Commemorating the 70th Anniversary of the Liberation of Auschwitz
On January 27, 1945, Auschwitz-Birkenau, the largest Nazi death camp, was liberated by the Soviet army. Seventy years later, on Tuesday, January 27, 2015, Music of Remembrance (MOR) presented a community-wide free concert to honor this important moment in history. The musical program featured works by composers whose lives were cut short by Nazi persecution: Hans Krása, Gideon Klein, Viktor Ullmann, Ilse Weber, Carlo Taube, Robert Dauber, David Beigelman and Dick Kattenburg. Although they perished, their music remains as witness to their extraordinary courage. With this concert, Music of Remembrance joined organizations around the world in commemorating International Holocaust Remembrance Day. The free concert was an opportunity for the entire Seattle community to come together in honor of this milestone anniversary, and to experience a small part of the musical legacy left by those who continued to create inspired music even while in the hands of their Nazi captors. The concert took place on Tuesday, January 27th at 5:00p.m. at the Illsley Ball Nordstrom Recital Hall at Benaroya Hall.
Elisa Barston, violin Laura DeLuca, clarinet Mara Finkelstein, cello
Jonathan Green, double bass Susan Gulkis Assadi, viola Mina Miller, piano
Benjamin Shmidt, cello Mikhail Shmidt, violin Takumi Taguchi, violin
Julia Benzinger, mezzo soprano
Megan Chenovick, soprano Erich Parce, baritone
Seattle Mayor Ed Murray - Introductory Remarks
Violin: Takumi Taguchi, age 13
Piano: Mina Miller
About the Composers
David Beigelman – a violinist, conductor and composer – was imprisoned in the Lodz Ghetto. Under the ghetto’s conditions of unimaginable oppression and suffering, he composed the Dybbuk Dances for solo violin. They were likely played as incidental music to performances in the ghetto of the iconic Yiddish play.
Ernest Bloch emigrated from his native Switzerland to the United States in order to escape the rising tide of Nazi repression in Europe. He died in Oregon in 1959 after a distinguished career as a composer and educator.
Robert Dauber experienced the war years as a prisoner in the Terezín concentration camp before deportation to Dachau, where he perished. A talented pianist and cellist, he played the cello in Terezin’s orchestra, including performances of Brundibár. The Serenata for violin is his only surviving composition.
Jake Heggie is one of today’s most important composers. His operas like Dead Man Walking, The End of the Affair and Moby-Dick have been acclaimed at major houses around the world. Heggie is drawn to subjects that allow him to address questions of human rights through musical drama. His three Music of Remembrance commissions (For a Look or a Touch, Another Sunrise and Farewell, Auschwitz) are compelling explorations of the Holocaust’s emotional impact on the people whose lives it touched.
Dick Kattenburg barely had a chance to experience life as an adult before the German occupation of Amsterdam shattered the world he knew. Kattenburg spent the war years in hiding until his betrayal and arrest. He was deported to the Westerbork transit camp and then Auschwitz, where he was murdered on arrival. Kattenburg, who died 24, never heard most of his music performed.
Gideon Klein was a 21-year old star student in Musicology at Charles University in Prague, and in piano and composition at the Prague Conservatory of Music at the time of the German occupation of Czechoslovakia. Klein, a Jew, was expelled from his studies and denied permission to travel. He was deported to Terezín in December 1941, and eventually to Auschwitz on the same transport as composers Hans Krasa and Viktor Ullmann. From there, he was sent to the Fürstengrube camp, where he perished.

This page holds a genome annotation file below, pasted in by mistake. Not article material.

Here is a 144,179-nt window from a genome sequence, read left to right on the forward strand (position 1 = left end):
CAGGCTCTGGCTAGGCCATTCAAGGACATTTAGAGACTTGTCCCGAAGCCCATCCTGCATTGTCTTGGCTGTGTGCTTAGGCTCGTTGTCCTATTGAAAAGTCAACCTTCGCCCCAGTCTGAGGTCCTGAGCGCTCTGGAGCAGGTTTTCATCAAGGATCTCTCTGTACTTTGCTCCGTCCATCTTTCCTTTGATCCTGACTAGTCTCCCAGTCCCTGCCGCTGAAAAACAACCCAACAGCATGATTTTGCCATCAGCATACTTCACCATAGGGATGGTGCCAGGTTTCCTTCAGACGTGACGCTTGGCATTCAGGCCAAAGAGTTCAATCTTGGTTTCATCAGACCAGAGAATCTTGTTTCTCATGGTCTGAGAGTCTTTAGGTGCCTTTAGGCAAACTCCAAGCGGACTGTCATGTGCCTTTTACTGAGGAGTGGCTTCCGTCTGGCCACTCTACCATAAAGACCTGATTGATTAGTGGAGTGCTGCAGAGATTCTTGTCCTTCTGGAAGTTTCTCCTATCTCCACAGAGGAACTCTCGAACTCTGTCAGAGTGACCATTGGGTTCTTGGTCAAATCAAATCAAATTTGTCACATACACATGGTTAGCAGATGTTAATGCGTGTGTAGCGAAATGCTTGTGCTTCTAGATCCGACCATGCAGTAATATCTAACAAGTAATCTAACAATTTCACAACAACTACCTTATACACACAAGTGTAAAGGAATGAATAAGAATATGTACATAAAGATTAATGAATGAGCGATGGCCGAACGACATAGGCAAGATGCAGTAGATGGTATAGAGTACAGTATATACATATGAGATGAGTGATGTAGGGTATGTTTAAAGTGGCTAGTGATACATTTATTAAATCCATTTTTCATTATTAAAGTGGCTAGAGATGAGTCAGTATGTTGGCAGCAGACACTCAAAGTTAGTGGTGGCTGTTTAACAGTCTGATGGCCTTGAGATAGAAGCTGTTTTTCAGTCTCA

Hans Krása is probably best known as the composer of Brundibár, the inspiring children’s opera that was performed 55 times by casts of children in Terezin. Before the Nazi occupation of Czechoslovakia in 1939, Krasa was an important member of the artistic community of Czechs and Germans who gave rise to Prague’s distinctive cultural life. Krása was deported to Terezin on August 10, 1942 and imprisoned there for 26 months before sent to his death in Auschwitz.
Carlo Taube was a concert pianist before his imprisonment in Terezín. His only surviving composition, Ein judische Kind (A Jewish Child), sets a text by his wife Erika. In 1944 the Taubes and their child were murdered in Auschwitz.
Viktor Ullmann was raised a Catholic, converted to Protestantism and later returned to Catholicism. Still, he was classified Jewish under Nazi racial laws. Ullmann was deported to Terezín in September 1942. During his two years there, he was at the center of the camp’s intellectual and artistic life. He was on the same transport to Auschwitz as Hans Krása and Gideon Klein. Like Krása, he was murdered on arrival there.
Ilse Weber was a poet and a writer of children’s books, and she also produced programs for the radio in Prague. In Terezín, she worked in the children’s infirmary, and comforted many children with her words and music. Anticipating her family’s likely fate, Ilse had arranged for her elder son Hanus to leave Czechoslovakia before the occupation on a Kindertransport. Ilse and her younger son Tommy were murdered in Auschwitz.
Music of Remembrance depends on the support of individuals and organizations to produce free concerts. We are especially grateful to the generous individuals and organizations who helped make this special concert possible:
Eli & Rebecca Almo
Jack & Adina Almo
Jonathan & Naomi Newman
Mark Wesley & Eileen Glasser Wesley
Beit Tikvah Messianic Congregation
First United Methodist Church of Seattle
Temple Beth Am
Temple B'Nai Torah
Temple De Hirsch Sinai
Congregation Beth Israel
Congregation Beth Shalom
Herzl-Ner Tamid Conservative Congregation
Temple Beth El
Temple Beth Or
Classical KING FM
Encore Media Group
Seattle Gay News